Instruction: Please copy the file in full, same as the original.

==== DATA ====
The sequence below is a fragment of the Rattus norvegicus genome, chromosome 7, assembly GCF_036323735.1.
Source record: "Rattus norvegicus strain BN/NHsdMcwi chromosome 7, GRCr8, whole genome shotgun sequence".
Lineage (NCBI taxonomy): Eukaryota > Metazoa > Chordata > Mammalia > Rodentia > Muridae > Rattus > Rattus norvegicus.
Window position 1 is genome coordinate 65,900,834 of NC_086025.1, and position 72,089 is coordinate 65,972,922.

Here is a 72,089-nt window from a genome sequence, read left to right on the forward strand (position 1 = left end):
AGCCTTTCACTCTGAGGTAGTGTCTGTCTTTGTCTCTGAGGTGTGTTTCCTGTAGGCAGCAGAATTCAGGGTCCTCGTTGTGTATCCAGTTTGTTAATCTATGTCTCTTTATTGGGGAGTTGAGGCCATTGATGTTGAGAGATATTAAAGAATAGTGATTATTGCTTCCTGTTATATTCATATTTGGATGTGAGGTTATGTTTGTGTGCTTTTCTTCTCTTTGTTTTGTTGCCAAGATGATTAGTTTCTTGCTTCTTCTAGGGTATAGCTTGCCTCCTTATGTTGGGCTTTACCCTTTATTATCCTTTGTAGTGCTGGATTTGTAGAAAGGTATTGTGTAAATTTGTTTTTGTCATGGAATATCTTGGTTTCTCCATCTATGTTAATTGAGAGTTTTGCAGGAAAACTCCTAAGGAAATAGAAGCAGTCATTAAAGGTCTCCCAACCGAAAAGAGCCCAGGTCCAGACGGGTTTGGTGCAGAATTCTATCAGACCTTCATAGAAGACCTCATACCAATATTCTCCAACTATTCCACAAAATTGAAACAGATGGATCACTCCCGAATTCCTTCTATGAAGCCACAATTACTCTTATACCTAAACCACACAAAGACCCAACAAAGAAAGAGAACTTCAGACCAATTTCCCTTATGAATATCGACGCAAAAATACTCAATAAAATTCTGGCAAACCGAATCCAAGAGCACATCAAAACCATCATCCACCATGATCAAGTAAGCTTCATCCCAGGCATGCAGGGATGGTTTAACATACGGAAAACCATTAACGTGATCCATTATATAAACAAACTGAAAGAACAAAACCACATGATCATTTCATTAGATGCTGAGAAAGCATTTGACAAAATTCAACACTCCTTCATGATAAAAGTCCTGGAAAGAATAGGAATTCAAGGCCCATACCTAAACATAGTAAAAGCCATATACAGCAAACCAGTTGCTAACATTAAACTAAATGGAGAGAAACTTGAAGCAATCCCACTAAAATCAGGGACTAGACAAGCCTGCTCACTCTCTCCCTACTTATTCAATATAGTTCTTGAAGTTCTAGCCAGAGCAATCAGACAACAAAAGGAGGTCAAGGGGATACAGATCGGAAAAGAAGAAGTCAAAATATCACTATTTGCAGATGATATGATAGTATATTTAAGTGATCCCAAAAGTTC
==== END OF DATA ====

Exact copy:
The sequence below is a fragment of the Rattus norvegicus genome, chromosome 7, assembly GCF_036323735.1.
Source record: "Rattus norvegicus strain BN/NHsdMcwi chromosome 7, GRCr8, whole genome shotgun sequence".
Lineage (NCBI taxonomy): Eukaryota > Metazoa > Chordata > Mammalia > Rodentia > Muridae > Rattus > Rattus norvegicus.
Window position 1 is genome coordinate 65,900,834 of NC_086025.1, and position 72,089 is coordinate 65,972,922.

Here is a 72,089-nt window from a genome sequence, read left to right on the forward strand (position 1 = left end):
AGCCTTTCACTCTGAGGTAGTGTCTGTCTTTGTCTCTGAGGTGTGTTTCCTGTAGGCAGCAGAATTCAGGGTCCTCGTTGTGTATCCAGTTTGTTAATCTATGTCTCTTTATTGGGGAGTTGAGGCCATTGATGTTGAGAGATATTAAAGAATAGTGATTATTGCTTCCTGTTATATTCATATTTGGATGTGAGGTTATGTTTGTGTGCTTTTCTTCTCTTTGTTTTGTTGCCAAGATGATTAGTTTCTTGCTTCTTCTAGGGTATAGCTTGCCTCCTTATGTTGGGCTTTACCCTTTATTATCCTTTGTAGTGCTGGATTTGTAGAAAGGTATTGTGTAAATTTGTTTTTGTCATGGAATATCTTGGTTTCTCCATCTATGTTAATTGAGAGTTTTGCAGGAAAACTCCTAAGGAAATAGAAGCAGTCATTAAAGGTCTCCCAACCGAAAAGAGCCCAGGTCCAGACGGGTTTGGTGCAGAATTCTATCAGACCTTCATAGAAGACCTCATACCAATATTCTCCAACTATTCCACAAAATTGAAACAGATGGATCACTCCCGAATTCCTTCTATGAAGCCACAATTACTCTTATACCTAAACCACACAAAGACCCAACAAAGAAAGAGAACTTCAGACCAATTTCCCTTATGAATATCGACGCAAAAATACTCAATAAAATTCTGGCAAACCGAATCCAAGAGCACATCAAAACCATCATCCACCATGATCAAGTAAGCTTCATCCCAGGCATGCAGGGATGGTTTAACATACGGAAAACCATTAACGTGATCCATTATATAAACAAACTGAAAGAACAAAACCACATGATCATTTCATTAGATGCTGAGAAAGCATTTGACAAAATTCAACACTCCTTCATGATAAAAGTCCTGGAAAGAATAGGAATTCAAGGCCCATACCTAAACATAGTAAAAGCCATATACAGCAAACCAGTTGCTAACATTAAACTAAATGGAGAGAAACTTGAAGCAATCCCACTAAAATCAGGGACTAGACAAGCCTGCTCACTCTCTCCCTACTTATTCAATATAGTTCTTGAAGTTCTAGCCAGAGCAATCAGACAACAAAAGGAGGTCAAGGGGATACAGATCGGAAAAGAAGAAGTCAAAATATCACTATTTGCAGATGATATGATAGTATATTTAAGTGATCCCAAAAGTTC